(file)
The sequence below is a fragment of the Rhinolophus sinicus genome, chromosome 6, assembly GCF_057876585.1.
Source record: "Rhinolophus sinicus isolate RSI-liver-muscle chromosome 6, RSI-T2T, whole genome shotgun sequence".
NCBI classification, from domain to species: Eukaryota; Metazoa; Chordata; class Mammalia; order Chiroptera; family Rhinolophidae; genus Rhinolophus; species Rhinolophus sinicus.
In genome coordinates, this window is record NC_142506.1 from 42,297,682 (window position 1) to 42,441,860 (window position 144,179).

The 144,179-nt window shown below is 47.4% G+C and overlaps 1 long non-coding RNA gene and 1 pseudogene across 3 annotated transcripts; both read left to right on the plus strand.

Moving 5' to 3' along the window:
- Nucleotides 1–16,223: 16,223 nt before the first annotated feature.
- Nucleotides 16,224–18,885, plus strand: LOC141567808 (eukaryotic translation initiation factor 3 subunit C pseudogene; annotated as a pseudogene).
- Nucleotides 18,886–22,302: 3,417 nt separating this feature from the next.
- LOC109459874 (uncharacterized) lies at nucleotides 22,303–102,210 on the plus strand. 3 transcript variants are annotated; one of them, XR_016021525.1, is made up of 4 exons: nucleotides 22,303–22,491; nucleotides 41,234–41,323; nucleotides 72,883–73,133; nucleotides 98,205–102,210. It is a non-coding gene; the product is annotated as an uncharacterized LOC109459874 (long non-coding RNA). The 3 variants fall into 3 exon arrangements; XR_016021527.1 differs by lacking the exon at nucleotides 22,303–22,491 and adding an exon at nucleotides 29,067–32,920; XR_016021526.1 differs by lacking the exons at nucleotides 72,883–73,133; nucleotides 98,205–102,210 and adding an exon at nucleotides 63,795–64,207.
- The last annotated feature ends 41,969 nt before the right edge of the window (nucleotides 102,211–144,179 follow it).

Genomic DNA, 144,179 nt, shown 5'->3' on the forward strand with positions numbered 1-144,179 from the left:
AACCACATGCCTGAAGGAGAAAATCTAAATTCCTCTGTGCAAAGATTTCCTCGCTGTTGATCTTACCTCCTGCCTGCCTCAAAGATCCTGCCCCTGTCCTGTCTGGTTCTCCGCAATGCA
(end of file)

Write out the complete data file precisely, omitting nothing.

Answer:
The sequence below is a fragment of the Rhinolophus sinicus genome, chromosome 6, assembly GCF_057876585.1.
Source record: "Rhinolophus sinicus isolate RSI-liver-muscle chromosome 6, RSI-T2T, whole genome shotgun sequence".
NCBI classification, from domain to species: Eukaryota; Metazoa; Chordata; class Mammalia; order Chiroptera; family Rhinolophidae; genus Rhinolophus; species Rhinolophus sinicus.
In genome coordinates, this window is record NC_142506.1 from 42,297,682 (window position 1) to 42,441,860 (window position 144,179).

The 144,179-nt window shown below is 47.4% G+C and overlaps 1 long non-coding RNA gene and 1 pseudogene across 3 annotated transcripts; both read left to right on the plus strand.

Moving 5' to 3' along the window:
- Nucleotides 1–16,223: 16,223 nt before the first annotated feature.
- Nucleotides 16,224–18,885, plus strand: LOC141567808 (eukaryotic translation initiation factor 3 subunit C pseudogene; annotated as a pseudogene).
- Nucleotides 18,886–22,302: 3,417 nt separating this feature from the next.
- LOC109459874 (uncharacterized) lies at nucleotides 22,303–102,210 on the plus strand. 3 transcript variants are annotated; one of them, XR_016021525.1, is made up of 4 exons: nucleotides 22,303–22,491; nucleotides 41,234–41,323; nucleotides 72,883–73,133; nucleotides 98,205–102,210. It is a non-coding gene; the product is annotated as an uncharacterized LOC109459874 (long non-coding RNA). The 3 variants fall into 3 exon arrangements; XR_016021527.1 differs by lacking the exon at nucleotides 22,303–22,491 and adding an exon at nucleotides 29,067–32,920; XR_016021526.1 differs by lacking the exons at nucleotides 72,883–73,133; nucleotides 98,205–102,210 and adding an exon at nucleotides 63,795–64,207.
- The last annotated feature ends 41,969 nt before the right edge of the window (nucleotides 102,211–144,179 follow it).

Genomic DNA, 144,179 nt, shown 5'->3' on the forward strand with positions numbered 1-144,179 from the left:
AACCACATGCCTGAAGGAGAAAATCTAAATTCCTCTGTGCAAAGATTTCCTCGCTGTTGATCTTACCTCCTGCCTGCCTCAAAGATCCTGCCCCTGTCCTGTCTGGTTCTCCGCAATGCA